Leyla Esfandiari, Ph.D., Associate Professor, University of Cincinnati, Lab-on-a-Chip Device Unveiling Extracellular Vesicle Secrets: Paving the Way for Liquid Biopsy and Regenerative Medicine

Date and Time
ESB 2001
Photo of Leyla Esfandiari, Ph.D
Photo of Leyla Esfandiari, Ph.D


Leyla Esfandiari, Ph.D.

Associate Professor, Biomedical Engineering                                                         

University of Cincinnati

Faculty Host: Marley Dewey


Title: Lab-on-a-Chip Device Unveiling Extracellular Vesicle Secrets: Paving the Way for Liquid Biopsy and Regenerative Medicine



Small extracellular vesicles (sEVs), lipid-bilayer delimited nanoparticles naturally secreted by all cells, have attracted substantial interest as indispensable biomarkers spanning a diverse range of diseases. The isolation of sEVs with high efficiency, maintaining optimal yield and purity, is pivotal for unlocking their full potential in diagnostic, prognostic, and therapeutic applications. However, the intricate nature of clinical samples and the heterogeneous physicochemical properties of extracellular vesicles (EVs) present formidable challenges in their accurate isolation and characterization, particularly when derived from complex body fluids. In response to these challenges, our research has led to the development of a cutting-edge and patented electrokinetic-based microchip. This microchip stands as a simple yet powerful solution, specifically designed for the rapid and label-free purification of sEVs from various body fluids and cell culture medium. Leveraging a significantly low electric field, this innovative device streamlines the isolation process, ensuring both speed and efficiency. Notably, the microchip goes beyond mere isolation. It is tailored with a sophisticated sensing module that facilitates the detailed characterization of sEVs. This characterization is achieved by measuring the impedance of sEVs, providing insights into their dielectric properties. This multifaceted approach to sEV analysis enhances our capacity to understand and utilize these vesicles as crucial components in liquid biopsy procedures. This novel technology holds the potential to revolutionize diagnostic precision and drive therapeutic advancements in clinical practice, especially as we delve deeper into unraveling the complexities of sEVs.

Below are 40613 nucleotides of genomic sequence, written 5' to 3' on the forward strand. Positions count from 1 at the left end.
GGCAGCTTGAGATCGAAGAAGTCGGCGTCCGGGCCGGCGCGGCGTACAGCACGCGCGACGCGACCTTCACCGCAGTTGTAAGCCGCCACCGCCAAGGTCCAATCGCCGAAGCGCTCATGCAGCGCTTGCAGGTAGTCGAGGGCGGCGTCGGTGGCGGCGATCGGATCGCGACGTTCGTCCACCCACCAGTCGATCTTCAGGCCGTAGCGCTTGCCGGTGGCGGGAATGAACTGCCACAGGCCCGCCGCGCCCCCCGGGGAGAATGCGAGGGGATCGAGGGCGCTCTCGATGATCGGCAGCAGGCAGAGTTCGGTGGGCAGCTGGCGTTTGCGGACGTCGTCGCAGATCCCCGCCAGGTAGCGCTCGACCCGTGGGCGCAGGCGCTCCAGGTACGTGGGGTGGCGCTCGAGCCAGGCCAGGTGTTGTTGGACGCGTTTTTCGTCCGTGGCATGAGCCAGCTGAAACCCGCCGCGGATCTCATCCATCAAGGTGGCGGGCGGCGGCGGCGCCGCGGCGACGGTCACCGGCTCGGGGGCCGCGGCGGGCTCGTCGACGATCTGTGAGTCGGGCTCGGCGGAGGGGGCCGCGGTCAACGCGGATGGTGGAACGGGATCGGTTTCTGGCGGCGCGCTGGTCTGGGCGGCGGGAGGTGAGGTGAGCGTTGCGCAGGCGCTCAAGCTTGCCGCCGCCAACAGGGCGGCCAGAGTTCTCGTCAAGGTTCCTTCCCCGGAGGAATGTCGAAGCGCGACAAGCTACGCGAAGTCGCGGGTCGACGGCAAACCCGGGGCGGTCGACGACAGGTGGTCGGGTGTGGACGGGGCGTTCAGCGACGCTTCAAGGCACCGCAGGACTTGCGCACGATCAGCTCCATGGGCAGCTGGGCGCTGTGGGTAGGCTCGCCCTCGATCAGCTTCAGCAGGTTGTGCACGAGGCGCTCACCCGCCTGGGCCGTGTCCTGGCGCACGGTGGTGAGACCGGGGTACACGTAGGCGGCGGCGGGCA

Dr. Leyla Esfandiari is an Associate Professor of Biomedical Engineering at the University of Cincinnati. She obtained her B.S. in Electrical Engineering from California State University of Long Beach (CSULB) and her M.Sc. in Biomedical Engineering from the University of California Irvine (UCI). She achieved her doctoral degree in Bioengineering from the University of California Los Angeles (UCLA), contributing to research at the California Nano-System Institution (CNSI) and the School of Medicine Neuroscience. In addition to her academic journey, Dr. Esfandiari brings three years of valuable industrial experience from tech companies in southern California. At University of Cincinnati, she holds joint appointments in Electrical Engineering and the Environmental and Public Health Sciences at the College of Medicine. As a distinguished member of the Cincinnati Cancer Center and the Center for Stem Cell and Organoid Medicine (CuSTOM) at Cincinnati Children's Hospital, her research focuses on developing innovative miniaturized devices, including sensors and actuators, for applications in liquid biopsy and regenerative medicine. Dr. Esfandiari's contributions have earned her recognition and support from prestigious institutions, including the National Institutes of Health (NINDS, NIGMS, NCI), the National Science Foundation (ECCS, BMAT), and the Department of Defense (CDMRP). Dr. Esfandiari's notable publication record in esteemed scientific journals, alongside the achievement of a granted US patent, highlights her significant contributions to academia and underscores her entrepreneurial pursuits. Her active involvement in the scholarly community is evident through her role as a speaker at numerous national and international conferences, contributing to the broader discourse in her field. She has earned numerous prestigious awards including the National Institutes of Health, Maximizing Investigator’s Research Award (MIRA), the National Science Foundation CAREER Award, the Distinguished Research Award from the College of Engineering and Applied Sciences, and the Restemeyer Teaching Excellence Award. Notably, she is a nominee for this year's prestigious National Blavatkin Young Scientist Award, highlighting the national impact and recognition of her contributions.